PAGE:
This opinion will be unpublished and

may not be cited except as provided by

Minn. Stat. § 480A.08, subd. 3 (2004).







State of Minnesota,





Mark K. Buchert,




Filed May 23, 2006

Klaphake, Judge


Lyon County District Court

File No. K0-05-03


Mike Hatch, Attorney General, 1800 Bremer Tower, 445 Minnesota Street, St. Paul, MN  55101-2134; and


Richard R. Maes, Lyon County Attorney, Tricia B. Zimmer, Assistant County Attorney, 607 West Main Street, Marshall, MN  56258 (for respondent)


John M. Stuart, State Public Defender, Ngoc Lan Nguyen, Assistant Public Defender, 2221 University Avenue Southeast, Suite 425, Minneapolis, MN  55414 (for appellant)


            Considered and decided by Klaphake, Presiding Judge, Stoneburner, Judge, and Harten, Judge.*

U N P U B L I S H E D   O P I N I O N


            Appellant Mark K. Buchert challenges a pretrial order finding him incompetent to stand trial following a rule 20 examination, suspending criminal proceedings, directing civil commitment proceedings, and denying his motion to dismiss underlying criminal charges of gross misdemeanor obstructing legal process under Minn. Stat. § 609.50, subd. 1(2) (2004).  Appellant argues that the court erred in relying on the medical examiner’s report in ruling him incompetent when his in-court behavior did not raise any concerns about his competence.  Because we conclude that the record supports the district court’s order requesting the competency examination and its finding that appellant is incompetent, we affirm.


            A prosecutor who “has reason to doubt the competency of the defendant” may raise the issue of a defendant’s competency to the district court.  Minn. R. Crim. P. 20.01, subd. 2.  A person is incompetent to stand trial if the person is “mentally ill or mentally deficient so as to be incapable of understanding the criminal proceedings or participating in the defense.”  Id., subd. 1(2).  If the court questions a defendant’s competency under rule 20, it may order the defendant to be evaluated by an appointed examiner, and after finding the defendant to be incompetent to stand trial on a gross misdemeanor charge, may suspend criminal proceedings and initiate civil-commitment proceedings against the defendant.  Minn. R. Crim. P. 20.01, subds. 2, 4(2)(a).  “The standard of proof in a competency hearing is a preponderance of the evidence.”  State v. Mills, 562 N.W.2d 276, 281 (Minn. 1997).  On appellate review of a competency determination, this court independently determines whether the district court drew proper inferences from the evidence of an individual’s competence to stand trial.  In re Welfare of D.D.N., 582 N.W.2d 278, 281 (Minn. 1998).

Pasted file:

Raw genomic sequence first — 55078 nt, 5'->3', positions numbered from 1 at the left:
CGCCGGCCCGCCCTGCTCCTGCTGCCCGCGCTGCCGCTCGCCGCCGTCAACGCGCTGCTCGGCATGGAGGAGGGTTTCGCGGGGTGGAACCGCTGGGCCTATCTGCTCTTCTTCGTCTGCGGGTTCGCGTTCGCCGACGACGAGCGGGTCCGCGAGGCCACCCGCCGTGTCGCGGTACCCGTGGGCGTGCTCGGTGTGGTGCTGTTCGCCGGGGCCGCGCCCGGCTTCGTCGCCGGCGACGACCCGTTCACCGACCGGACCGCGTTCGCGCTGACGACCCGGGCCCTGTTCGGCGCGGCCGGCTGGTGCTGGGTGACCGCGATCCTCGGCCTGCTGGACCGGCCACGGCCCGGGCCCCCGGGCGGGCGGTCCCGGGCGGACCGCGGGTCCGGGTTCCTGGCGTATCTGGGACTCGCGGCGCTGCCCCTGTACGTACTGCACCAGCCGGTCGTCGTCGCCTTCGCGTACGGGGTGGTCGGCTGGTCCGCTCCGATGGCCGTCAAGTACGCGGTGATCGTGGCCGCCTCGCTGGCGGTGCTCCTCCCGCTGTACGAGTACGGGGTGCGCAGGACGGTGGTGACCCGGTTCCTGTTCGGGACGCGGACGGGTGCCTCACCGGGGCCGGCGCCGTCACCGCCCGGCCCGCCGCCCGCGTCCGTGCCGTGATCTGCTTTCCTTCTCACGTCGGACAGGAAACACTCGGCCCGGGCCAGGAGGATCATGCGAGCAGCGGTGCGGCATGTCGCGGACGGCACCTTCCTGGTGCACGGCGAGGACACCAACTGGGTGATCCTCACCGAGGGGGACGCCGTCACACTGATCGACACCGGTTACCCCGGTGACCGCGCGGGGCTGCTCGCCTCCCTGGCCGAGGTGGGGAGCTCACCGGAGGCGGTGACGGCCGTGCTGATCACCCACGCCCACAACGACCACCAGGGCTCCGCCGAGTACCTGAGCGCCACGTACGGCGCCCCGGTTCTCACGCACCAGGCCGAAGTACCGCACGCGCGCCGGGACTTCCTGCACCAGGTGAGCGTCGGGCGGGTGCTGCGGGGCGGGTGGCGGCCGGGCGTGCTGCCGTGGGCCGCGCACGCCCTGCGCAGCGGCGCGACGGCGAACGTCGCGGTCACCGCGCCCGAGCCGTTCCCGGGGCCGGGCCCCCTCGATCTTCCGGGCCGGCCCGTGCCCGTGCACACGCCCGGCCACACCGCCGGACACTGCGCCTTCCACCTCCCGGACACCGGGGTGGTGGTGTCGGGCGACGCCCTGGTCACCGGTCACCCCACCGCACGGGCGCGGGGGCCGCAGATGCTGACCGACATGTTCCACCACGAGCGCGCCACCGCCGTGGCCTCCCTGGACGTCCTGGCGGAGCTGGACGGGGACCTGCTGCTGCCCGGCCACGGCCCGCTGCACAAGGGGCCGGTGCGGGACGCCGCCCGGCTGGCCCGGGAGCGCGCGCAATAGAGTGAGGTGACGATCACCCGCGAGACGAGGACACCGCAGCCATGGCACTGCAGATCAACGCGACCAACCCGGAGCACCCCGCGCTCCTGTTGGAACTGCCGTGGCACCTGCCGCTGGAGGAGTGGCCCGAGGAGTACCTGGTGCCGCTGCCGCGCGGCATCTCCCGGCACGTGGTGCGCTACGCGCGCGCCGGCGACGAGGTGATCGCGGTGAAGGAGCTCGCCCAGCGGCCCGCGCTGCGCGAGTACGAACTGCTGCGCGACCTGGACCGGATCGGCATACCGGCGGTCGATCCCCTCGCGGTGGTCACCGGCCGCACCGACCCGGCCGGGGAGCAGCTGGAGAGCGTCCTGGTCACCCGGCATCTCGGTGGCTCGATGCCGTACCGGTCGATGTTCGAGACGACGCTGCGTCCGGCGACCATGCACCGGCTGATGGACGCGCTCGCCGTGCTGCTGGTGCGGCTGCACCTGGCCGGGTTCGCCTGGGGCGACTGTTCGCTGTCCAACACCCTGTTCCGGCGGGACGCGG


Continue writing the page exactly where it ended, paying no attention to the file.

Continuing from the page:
Appellant claims that the district court erroneously concluded that he was incompetent to stand trial based solely on the reported recommendation of Dr. Angela PetersonDr. Peterson, a licensed psychologist, conducted a 3-1/2 hour interview of appellant that included assessments of his mental status, competency, and criminal responsibility.  Dr. Peterson diagnosed appellant as having paranoid schizophrenia, alcohol dependence, and epilepsy, but she was unable to diagnose whether appellant had any personality disorders.  Dr. Peterson’s report also indicated that appellant has a history of mental problems and is a registered sex offender, and that at the time of the offense he was being treated for unspecified mental problems.  Along with the report, Dr. Peterson included a transcription of three bizarre and possibly threatening telephone calls that appellant made to her office following his evaluation.